So hopefully these lessons learned from the four Next Food Network Star finalists, when applied to your nonprofit, will send each of you well on your way to being your community’s next nonprofit star!

 

As to who will be The Next Food Network Star?  You’ll have to tune in this Sunday, August 10th to find out.  Actually, you can do even better.   You can help determine the winner by participating in online voting and social media sharing on the Food Network's website

 

Wait!  That reminds me of a critical bonus lesson learned that should also benefit every nonprofit:

 

 

BONUS LESSON:  SHARING IS CARING: MAKE SOCIAL MEDIA YOUR FRIEND

 

Is your nonprofit using social media? Facebook? Twitter? Pintrest? LinkedIn? Google+?  Blogging?  What about Crowdfunding? If so, which are you using and how?  More importantly, do you know why you are using each one and do you have a strategy  or written social media plan to guide your efforts?  If your organization is not clear about how and why you are using social media - whether to raise awareness, recruit new supporters, deepen relationships with existing constituents or yes, even raise money - you’re a bit behind the times.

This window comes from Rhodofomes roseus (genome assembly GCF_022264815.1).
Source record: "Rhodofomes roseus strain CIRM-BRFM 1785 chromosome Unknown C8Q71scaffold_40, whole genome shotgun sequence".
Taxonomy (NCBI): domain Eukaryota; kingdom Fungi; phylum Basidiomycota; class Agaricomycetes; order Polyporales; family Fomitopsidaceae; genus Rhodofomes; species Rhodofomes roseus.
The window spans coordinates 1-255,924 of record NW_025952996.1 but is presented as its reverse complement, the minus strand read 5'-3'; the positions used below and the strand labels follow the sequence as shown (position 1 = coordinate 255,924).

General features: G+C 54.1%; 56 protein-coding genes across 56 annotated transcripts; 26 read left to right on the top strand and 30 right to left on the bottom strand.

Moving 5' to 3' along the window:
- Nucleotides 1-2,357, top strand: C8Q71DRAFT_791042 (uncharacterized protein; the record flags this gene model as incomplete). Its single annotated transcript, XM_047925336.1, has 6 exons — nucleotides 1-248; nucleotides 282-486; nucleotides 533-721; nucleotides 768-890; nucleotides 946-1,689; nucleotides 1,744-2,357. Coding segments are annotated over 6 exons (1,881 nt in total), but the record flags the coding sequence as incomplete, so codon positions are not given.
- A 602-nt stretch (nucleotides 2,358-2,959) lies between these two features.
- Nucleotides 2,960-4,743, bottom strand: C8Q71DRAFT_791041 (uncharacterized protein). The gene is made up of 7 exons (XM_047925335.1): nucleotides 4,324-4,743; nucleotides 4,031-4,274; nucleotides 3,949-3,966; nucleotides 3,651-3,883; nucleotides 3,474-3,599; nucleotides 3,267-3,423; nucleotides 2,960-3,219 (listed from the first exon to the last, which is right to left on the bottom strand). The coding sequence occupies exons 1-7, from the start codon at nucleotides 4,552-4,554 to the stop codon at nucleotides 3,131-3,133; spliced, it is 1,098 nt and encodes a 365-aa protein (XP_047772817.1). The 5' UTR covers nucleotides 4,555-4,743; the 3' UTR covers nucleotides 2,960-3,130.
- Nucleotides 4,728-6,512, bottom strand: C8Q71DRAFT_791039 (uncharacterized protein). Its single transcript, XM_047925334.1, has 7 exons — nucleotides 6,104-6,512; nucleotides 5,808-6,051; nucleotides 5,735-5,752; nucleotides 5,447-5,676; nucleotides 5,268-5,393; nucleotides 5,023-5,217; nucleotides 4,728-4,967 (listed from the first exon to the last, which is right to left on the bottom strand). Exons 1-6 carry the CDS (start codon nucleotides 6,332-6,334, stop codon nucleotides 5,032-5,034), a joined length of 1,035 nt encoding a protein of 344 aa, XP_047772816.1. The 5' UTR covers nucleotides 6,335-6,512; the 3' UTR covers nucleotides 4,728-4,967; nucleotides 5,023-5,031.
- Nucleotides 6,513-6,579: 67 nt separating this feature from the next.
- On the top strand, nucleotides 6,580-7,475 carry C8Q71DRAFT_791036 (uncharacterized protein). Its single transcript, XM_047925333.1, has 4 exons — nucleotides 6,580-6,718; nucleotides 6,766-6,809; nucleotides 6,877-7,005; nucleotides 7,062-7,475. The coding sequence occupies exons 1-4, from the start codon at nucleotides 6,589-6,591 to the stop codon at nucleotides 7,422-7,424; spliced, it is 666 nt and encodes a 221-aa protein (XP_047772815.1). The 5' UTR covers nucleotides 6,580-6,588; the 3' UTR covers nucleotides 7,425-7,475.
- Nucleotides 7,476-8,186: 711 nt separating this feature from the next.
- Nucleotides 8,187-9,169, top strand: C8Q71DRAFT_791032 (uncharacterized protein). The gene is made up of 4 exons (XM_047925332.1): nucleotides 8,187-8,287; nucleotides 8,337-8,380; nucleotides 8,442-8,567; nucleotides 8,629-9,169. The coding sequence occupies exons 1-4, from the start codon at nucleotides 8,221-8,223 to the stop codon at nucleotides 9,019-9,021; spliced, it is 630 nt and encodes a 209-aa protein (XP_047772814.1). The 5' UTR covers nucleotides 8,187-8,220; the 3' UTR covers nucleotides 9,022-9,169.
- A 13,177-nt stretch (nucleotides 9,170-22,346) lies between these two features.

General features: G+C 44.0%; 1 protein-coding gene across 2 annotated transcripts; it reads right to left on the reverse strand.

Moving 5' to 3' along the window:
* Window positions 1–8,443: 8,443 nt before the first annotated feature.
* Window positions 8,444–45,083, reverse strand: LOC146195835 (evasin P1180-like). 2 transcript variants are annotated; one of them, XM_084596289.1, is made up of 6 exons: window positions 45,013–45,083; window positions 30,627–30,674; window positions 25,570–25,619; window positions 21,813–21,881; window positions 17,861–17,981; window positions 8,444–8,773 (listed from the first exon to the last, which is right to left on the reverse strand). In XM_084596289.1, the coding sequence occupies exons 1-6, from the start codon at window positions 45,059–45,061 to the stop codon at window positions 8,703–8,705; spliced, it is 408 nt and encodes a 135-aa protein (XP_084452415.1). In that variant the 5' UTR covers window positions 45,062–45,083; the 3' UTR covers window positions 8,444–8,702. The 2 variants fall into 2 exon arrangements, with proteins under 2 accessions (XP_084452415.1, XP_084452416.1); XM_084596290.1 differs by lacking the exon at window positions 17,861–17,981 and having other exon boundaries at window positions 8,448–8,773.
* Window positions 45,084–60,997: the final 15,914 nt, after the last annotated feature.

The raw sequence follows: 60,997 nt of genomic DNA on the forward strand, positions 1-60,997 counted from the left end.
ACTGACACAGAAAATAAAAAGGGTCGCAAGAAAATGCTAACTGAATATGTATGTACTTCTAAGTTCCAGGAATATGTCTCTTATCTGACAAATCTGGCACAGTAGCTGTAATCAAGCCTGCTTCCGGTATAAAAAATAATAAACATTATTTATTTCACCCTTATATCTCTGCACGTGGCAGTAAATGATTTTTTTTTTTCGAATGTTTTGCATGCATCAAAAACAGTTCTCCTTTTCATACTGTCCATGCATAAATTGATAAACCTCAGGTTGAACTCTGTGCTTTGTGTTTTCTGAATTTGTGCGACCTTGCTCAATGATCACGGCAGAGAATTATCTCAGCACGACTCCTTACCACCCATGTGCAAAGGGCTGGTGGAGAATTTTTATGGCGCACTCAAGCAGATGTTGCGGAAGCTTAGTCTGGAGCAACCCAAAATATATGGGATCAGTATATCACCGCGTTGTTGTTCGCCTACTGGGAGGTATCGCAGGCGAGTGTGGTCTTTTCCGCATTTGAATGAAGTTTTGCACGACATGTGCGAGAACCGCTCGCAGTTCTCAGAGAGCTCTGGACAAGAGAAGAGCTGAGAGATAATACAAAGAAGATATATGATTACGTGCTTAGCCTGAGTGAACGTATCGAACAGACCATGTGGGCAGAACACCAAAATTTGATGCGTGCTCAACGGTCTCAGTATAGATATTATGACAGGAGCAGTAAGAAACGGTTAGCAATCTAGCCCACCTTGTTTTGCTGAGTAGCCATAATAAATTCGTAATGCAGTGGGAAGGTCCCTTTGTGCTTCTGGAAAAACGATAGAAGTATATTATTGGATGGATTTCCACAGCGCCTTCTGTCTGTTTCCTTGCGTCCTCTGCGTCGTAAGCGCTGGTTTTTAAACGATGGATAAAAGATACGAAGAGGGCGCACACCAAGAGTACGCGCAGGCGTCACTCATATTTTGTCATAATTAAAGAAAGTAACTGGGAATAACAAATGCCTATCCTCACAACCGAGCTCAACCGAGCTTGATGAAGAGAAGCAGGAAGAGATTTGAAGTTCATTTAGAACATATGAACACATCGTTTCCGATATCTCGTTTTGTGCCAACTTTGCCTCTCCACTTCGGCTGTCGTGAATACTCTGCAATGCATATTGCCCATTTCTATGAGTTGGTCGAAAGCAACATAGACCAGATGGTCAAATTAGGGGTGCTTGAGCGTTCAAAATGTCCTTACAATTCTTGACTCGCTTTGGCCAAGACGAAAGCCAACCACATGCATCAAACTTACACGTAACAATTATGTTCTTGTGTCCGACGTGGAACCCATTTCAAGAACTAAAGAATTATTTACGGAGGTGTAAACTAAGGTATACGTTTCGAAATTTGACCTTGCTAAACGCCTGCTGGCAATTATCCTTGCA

In fact, if your organization doesn’t have a written social media plan or strategy – or even a clue where to begin – you might consider seeking some expert advice. 

 

Consider sending a message out to your volunteers, perhaps one has some expertise to share.  There are also numerous books, blogs, and webinars helping nonprofits navigate the ever-changing social media landscape. 

 

Whatever you do, don’t put your head in the sand and hope it all goes away, or delegate it to an intern who will only be there for a few weeks.  Like it or not, social media is here to stay and you need to be fully integrating it into all of your communication and donor relations plans…

 

...and to be sure, the next nonprofit stars are using it to their full advantage!

 

by: Derek Floyd / Writing for Good  -  Advancing your mission through grants and more...